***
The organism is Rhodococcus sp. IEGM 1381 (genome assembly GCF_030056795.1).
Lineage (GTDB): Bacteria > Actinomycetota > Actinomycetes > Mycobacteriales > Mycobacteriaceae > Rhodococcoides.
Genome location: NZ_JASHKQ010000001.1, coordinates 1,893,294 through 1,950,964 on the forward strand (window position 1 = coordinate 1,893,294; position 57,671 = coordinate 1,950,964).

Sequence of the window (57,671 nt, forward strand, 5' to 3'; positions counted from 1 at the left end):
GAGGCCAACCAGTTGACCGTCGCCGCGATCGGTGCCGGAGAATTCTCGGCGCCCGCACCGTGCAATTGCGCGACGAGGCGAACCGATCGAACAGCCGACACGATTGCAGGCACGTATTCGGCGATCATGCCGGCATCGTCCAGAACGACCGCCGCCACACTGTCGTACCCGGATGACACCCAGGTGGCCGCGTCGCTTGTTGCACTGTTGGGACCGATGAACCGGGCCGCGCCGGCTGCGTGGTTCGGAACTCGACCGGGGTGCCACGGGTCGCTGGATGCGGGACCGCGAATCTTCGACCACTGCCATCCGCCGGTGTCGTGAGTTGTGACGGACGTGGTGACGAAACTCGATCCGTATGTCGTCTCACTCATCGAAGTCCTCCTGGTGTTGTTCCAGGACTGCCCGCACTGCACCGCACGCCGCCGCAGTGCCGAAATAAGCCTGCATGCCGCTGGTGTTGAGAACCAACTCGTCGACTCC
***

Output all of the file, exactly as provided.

The organism is Rhodococcus sp. IEGM 1381 (genome assembly GCF_030056795.1).
Lineage (GTDB): Bacteria > Actinomycetota > Actinomycetes > Mycobacteriales > Mycobacteriaceae > Rhodococcoides.
Genome location: NZ_JASHKQ010000001.1, coordinates 1,893,294 through 1,950,964 on the forward strand (window position 1 = coordinate 1,893,294; position 57,671 = coordinate 1,950,964).

Sequence of the window (57,671 nt, forward strand, 5' to 3'; positions counted from 1 at the left end):
GAGGCCAACCAGTTGACCGTCGCCGCGATCGGTGCCGGAGAATTCTCGGCGCCCGCACCGTGCAATTGCGCGACGAGGCGAACCGATCGAACAGCCGACACGATTGCAGGCACGTATTCGGCGATCATGCCGGCATCGTCCAGAACGACCGCCGCCACACTGTCGTACCCGGATGACACCCAGGTGGCCGCGTCGCTTGTTGCACTGTTGGGACCGATGAACCGGGCCGCGCCGGCTGCGTGGTTCGGAACTCGACCGGGGTGCCACGGGTCGCTGGATGCGGGACCGCGAATCTTCGACCACTGCCATCCGCCGGTGTCGTGAGTTGTGACGGACGTGGTGACGAAACTCGATCCGTATGTCGTCTCACTCATCGAAGTCCTCCTGGTGTTGTTCCAGGACTGCCCGCACTGCACCGCACGCCGCCGCAGTGCCGAAATAAGCCTGCATGCCGCTGGTGTTGAGAACCAACTCGTCGACTCC